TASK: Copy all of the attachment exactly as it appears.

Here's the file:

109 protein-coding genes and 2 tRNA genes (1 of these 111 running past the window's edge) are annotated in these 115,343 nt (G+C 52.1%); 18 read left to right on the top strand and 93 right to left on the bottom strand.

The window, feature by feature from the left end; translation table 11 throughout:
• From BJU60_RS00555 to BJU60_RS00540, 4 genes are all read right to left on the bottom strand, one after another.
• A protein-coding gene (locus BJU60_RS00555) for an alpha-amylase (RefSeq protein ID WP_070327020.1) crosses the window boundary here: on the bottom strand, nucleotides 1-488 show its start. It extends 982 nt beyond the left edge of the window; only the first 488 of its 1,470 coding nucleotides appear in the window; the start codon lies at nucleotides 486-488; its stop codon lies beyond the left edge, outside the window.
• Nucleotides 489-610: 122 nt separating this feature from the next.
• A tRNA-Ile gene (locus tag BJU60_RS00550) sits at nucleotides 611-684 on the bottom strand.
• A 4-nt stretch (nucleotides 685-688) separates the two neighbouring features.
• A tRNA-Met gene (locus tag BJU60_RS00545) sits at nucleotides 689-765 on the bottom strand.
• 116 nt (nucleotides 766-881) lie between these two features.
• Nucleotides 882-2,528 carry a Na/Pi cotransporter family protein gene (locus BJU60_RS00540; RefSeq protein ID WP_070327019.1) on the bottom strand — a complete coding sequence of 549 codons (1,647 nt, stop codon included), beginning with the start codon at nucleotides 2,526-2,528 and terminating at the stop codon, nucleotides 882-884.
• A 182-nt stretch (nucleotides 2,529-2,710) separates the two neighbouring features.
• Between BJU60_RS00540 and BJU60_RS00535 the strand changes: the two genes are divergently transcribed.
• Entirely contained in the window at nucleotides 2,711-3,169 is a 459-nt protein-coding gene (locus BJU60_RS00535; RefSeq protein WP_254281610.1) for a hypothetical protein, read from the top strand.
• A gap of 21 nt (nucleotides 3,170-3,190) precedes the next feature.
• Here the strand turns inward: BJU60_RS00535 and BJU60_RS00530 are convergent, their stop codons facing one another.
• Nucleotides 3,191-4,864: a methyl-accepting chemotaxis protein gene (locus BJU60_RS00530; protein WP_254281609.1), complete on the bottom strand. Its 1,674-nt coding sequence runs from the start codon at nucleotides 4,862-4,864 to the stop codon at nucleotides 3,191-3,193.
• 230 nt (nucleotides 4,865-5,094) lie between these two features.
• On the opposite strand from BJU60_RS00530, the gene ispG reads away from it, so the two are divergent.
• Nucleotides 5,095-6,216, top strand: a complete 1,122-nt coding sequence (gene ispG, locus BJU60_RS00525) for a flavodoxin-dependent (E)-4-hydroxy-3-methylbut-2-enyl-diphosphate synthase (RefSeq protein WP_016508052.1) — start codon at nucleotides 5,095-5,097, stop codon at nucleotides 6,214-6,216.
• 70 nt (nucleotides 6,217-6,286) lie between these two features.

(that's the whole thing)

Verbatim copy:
109 protein-coding genes and 2 tRNA genes (1 of these 111 running past the window's edge) are annotated in these 115,343 nt (G+C 52.1%); 18 read left to right on the top strand and 93 right to left on the bottom strand.

The window, feature by feature from the left end; translation table 11 throughout:
• From BJU60_RS00555 to BJU60_RS00540, 4 genes are all read right to left on the bottom strand, one after another.
• A protein-coding gene (locus BJU60_RS00555) for an alpha-amylase (RefSeq protein ID WP_070327020.1) crosses the window boundary here: on the bottom strand, nucleotides 1-488 show its start. It extends 982 nt beyond the left edge of the window; only the first 488 of its 1,470 coding nucleotides appear in the window; the start codon lies at nucleotides 486-488; its stop codon lies beyond the left edge, outside the window.
• Nucleotides 489-610: 122 nt separating this feature from the next.
• A tRNA-Ile gene (locus tag BJU60_RS00550) sits at nucleotides 611-684 on the bottom strand.
• A 4-nt stretch (nucleotides 685-688) separates the two neighbouring features.
• A tRNA-Met gene (locus tag BJU60_RS00545) sits at nucleotides 689-765 on the bottom strand.
• 116 nt (nucleotides 766-881) lie between these two features.
• Nucleotides 882-2,528 carry a Na/Pi cotransporter family protein gene (locus BJU60_RS00540; RefSeq protein ID WP_070327019.1) on the bottom strand — a complete coding sequence of 549 codons (1,647 nt, stop codon included), beginning with the start codon at nucleotides 2,526-2,528 and terminating at the stop codon, nucleotides 882-884.
• A 182-nt stretch (nucleotides 2,529-2,710) separates the two neighbouring features.
• Between BJU60_RS00540 and BJU60_RS00535 the strand changes: the two genes are divergently transcribed.
• Entirely contained in the window at nucleotides 2,711-3,169 is a 459-nt protein-coding gene (locus BJU60_RS00535; RefSeq protein WP_254281610.1) for a hypothetical protein, read from the top strand.
• A gap of 21 nt (nucleotides 3,170-3,190) precedes the next feature.
• Here the strand turns inward: BJU60_RS00535 and BJU60_RS00530 are convergent, their stop codons facing one another.
• Nucleotides 3,191-4,864: a methyl-accepting chemotaxis protein gene (locus BJU60_RS00530; protein WP_254281609.1), complete on the bottom strand. Its 1,674-nt coding sequence runs from the start codon at nucleotides 4,862-4,864 to the stop codon at nucleotides 3,191-3,193.
• 230 nt (nucleotides 4,865-5,094) lie between these two features.
• On the opposite strand from BJU60_RS00530, the gene ispG reads away from it, so the two are divergent.
• Nucleotides 5,095-6,216, top strand: a complete 1,122-nt coding sequence (gene ispG, locus BJU60_RS00525) for a flavodoxin-dependent (E)-4-hydroxy-3-methylbut-2-enyl-diphosphate synthase (RefSeq protein WP_016508052.1) — start codon at nucleotides 5,095-5,097, stop codon at nucleotides 6,214-6,216.
• 70 nt (nucleotides 6,217-6,286) lie between these two features.